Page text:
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Daniel Janus’s blog

Hacking away with JSON-RPC

24 April 2008

Let’s try:

(let ((s (socket-stream
          (socket-connect "localhost" 10081
                          :element-type '(unsigned-byte 8)))))
  (write-netstring "{\"method\":\"ping\",\"params\":[],\"id\":1}" s)
  (finish-output s)
  (princ (read-netstring s))
  (close s))
; { "result": "pong" }
; --> T

Yay! This is Common Lisp talking to a JSON-RPC server written in C. This means that I have now the foundations for rewriting Poliqarp on top of JSON-RPC (according to the protocol spec I have recently posted) up and running, and all that remains is to fill the remainder.

Well, to be honest, this is not exactly JSON-RPC. First off, as you might have noticed, the above snippet of code sends JSON-RPC requests as netstrings. This is actually intentional, and the reasons for adopting this encoding have been described in detail in the spec (it basically boils down to the fact that it greatly simplifies reading from and writing to network, especially in C). I wrote some crude code to handle netstrings in CL — now it occurred to me that it might actually be worthwhile to polish it up a little, write some documentation and put on CLiki as an asdf-installable library. I’ll probably get on to this quite soon.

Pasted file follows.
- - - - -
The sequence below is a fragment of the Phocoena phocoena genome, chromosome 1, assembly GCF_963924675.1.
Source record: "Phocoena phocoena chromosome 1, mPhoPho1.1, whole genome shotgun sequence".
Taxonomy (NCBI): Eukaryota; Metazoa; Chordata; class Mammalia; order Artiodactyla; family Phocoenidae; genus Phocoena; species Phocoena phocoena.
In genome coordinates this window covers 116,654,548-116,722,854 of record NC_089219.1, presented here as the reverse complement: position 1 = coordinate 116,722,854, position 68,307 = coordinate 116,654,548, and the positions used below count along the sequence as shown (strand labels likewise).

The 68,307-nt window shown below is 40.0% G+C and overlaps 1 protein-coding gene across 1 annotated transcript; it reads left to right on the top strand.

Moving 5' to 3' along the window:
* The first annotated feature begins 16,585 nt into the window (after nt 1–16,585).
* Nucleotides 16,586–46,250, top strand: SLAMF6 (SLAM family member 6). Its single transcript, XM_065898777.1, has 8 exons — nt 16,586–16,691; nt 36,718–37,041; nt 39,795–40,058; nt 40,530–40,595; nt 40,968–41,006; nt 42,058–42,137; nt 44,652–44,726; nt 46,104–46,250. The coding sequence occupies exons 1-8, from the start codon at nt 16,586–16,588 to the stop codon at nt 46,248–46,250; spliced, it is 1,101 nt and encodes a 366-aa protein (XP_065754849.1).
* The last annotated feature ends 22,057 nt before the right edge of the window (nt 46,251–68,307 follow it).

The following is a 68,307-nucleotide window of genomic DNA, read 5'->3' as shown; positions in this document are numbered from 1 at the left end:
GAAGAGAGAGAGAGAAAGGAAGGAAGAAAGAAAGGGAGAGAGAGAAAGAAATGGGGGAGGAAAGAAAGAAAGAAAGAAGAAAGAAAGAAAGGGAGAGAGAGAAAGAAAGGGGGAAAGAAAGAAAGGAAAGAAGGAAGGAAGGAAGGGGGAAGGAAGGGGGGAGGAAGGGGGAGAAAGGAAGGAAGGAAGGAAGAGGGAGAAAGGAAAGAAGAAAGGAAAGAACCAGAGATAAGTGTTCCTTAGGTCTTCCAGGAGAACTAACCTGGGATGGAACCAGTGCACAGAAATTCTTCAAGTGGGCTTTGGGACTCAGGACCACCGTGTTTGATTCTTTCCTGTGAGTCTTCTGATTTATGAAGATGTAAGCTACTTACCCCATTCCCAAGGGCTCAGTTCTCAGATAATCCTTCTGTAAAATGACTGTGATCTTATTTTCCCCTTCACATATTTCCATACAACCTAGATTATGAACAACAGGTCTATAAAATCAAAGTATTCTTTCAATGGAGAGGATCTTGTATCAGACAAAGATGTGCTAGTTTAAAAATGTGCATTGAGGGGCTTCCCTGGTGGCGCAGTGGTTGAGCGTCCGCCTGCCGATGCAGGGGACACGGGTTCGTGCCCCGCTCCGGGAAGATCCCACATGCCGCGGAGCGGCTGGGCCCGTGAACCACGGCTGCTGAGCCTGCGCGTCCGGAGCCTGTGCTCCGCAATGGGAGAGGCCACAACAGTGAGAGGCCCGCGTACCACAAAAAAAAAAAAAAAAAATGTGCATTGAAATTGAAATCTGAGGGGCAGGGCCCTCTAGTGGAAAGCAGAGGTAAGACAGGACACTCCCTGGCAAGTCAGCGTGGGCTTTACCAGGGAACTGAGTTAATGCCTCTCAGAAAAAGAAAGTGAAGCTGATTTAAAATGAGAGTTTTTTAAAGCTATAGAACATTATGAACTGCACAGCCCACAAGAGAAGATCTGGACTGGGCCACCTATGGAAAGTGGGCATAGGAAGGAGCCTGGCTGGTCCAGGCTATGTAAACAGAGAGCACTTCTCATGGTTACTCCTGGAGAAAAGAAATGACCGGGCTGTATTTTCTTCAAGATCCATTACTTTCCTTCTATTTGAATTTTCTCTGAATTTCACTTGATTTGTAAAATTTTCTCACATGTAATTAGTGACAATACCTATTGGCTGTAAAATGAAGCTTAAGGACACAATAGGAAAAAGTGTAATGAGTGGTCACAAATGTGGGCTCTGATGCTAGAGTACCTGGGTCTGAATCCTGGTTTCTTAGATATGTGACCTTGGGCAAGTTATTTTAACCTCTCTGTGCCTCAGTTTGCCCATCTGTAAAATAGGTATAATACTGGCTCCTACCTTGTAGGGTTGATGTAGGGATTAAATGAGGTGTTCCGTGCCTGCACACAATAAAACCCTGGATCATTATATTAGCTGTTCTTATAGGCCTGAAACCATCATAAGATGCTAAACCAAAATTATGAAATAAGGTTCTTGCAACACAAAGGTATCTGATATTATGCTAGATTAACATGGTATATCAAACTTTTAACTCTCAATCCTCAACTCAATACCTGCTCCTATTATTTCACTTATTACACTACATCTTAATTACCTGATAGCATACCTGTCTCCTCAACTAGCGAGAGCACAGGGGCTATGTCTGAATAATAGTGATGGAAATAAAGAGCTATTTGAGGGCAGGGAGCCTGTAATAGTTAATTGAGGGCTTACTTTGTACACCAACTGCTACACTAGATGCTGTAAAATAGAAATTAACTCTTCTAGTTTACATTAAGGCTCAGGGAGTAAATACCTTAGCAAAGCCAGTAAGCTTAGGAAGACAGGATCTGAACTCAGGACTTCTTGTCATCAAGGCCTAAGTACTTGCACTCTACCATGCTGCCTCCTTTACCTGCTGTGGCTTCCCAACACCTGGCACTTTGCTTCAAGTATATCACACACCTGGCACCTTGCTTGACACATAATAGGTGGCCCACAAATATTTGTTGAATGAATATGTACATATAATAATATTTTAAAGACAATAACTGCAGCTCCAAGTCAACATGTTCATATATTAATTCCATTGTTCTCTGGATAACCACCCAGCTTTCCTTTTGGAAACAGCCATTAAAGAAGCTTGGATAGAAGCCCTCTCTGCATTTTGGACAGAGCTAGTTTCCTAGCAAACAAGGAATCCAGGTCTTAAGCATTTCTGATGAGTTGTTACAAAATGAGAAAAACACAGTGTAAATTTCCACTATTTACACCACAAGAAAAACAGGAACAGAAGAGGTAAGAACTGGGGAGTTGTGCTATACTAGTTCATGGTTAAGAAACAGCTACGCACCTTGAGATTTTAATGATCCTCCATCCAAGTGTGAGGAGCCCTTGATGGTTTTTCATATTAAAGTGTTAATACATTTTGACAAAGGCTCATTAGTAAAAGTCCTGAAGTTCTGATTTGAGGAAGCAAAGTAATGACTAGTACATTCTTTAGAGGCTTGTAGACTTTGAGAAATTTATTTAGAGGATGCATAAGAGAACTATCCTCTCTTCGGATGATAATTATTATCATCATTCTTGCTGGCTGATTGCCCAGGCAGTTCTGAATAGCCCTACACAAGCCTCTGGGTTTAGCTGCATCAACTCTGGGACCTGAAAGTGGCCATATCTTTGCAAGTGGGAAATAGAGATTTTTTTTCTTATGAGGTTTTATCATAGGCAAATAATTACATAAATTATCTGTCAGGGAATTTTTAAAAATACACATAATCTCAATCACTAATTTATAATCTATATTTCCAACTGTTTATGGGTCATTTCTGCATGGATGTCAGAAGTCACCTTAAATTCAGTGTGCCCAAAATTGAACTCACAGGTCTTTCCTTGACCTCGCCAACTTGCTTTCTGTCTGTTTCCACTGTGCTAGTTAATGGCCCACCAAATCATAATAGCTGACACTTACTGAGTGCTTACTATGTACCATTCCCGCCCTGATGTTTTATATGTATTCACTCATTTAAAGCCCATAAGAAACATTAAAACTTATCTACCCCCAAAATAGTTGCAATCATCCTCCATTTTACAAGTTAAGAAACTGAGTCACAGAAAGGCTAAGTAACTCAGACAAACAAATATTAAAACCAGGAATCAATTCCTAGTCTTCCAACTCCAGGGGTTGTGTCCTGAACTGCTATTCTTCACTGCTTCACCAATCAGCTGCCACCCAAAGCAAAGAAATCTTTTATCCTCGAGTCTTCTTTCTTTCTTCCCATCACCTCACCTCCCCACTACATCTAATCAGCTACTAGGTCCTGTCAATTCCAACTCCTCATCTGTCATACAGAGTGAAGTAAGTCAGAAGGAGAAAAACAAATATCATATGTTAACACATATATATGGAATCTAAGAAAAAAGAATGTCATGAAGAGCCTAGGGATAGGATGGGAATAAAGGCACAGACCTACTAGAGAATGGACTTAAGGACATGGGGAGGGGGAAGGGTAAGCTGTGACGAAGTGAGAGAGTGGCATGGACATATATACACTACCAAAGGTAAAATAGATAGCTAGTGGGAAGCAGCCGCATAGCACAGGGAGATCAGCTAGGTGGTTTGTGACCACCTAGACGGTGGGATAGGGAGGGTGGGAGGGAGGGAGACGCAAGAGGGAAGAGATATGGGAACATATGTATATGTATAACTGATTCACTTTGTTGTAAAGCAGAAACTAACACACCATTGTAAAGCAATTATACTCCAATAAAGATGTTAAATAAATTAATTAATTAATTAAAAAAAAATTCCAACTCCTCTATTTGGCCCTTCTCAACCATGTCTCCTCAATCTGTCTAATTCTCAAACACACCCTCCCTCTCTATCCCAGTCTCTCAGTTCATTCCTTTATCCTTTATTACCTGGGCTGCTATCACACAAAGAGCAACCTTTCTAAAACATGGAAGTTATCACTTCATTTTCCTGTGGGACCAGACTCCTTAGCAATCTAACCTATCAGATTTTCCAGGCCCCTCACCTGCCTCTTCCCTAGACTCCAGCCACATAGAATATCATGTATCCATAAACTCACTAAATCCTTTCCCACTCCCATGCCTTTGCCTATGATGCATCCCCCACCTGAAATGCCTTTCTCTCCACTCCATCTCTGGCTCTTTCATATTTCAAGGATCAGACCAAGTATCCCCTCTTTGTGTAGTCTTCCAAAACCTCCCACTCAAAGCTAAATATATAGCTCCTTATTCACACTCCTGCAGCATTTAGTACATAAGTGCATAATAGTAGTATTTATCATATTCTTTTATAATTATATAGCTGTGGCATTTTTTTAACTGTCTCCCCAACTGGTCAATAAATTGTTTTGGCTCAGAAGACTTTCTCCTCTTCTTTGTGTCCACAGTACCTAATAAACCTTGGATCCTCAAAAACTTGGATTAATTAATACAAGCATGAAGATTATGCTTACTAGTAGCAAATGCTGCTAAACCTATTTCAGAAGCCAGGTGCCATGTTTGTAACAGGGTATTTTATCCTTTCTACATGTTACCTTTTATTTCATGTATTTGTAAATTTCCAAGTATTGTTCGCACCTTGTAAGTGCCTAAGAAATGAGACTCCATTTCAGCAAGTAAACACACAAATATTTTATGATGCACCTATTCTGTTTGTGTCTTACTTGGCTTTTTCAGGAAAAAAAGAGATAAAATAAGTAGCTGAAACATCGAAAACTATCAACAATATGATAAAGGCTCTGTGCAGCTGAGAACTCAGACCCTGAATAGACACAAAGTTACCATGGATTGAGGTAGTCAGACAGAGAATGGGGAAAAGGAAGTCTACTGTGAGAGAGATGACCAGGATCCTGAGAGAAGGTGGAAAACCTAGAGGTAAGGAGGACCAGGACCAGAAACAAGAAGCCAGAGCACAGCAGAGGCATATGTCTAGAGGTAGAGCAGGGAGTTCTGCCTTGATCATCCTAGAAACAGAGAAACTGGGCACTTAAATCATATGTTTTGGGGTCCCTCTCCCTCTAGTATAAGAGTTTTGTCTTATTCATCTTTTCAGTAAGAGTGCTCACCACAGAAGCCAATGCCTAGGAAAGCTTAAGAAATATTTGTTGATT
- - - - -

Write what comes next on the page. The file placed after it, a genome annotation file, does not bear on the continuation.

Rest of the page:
Second, the resulting JSON object does not have all the necessary stuff. It contains the result, but not the error or id (as mandated by the JSON-RPC spec). This is actually a deficiency of the JSON-RPC C library I’m currently using. It places the burden of constructing objects that are proper JSON-RPC responses on the programmer, instead of doing that itself. This will be easy to sort out, however, because the library is small and adheres to the KISS principle. More of a problem is that the licensing of that library is unclear; I emailed the maintainers to explain the status.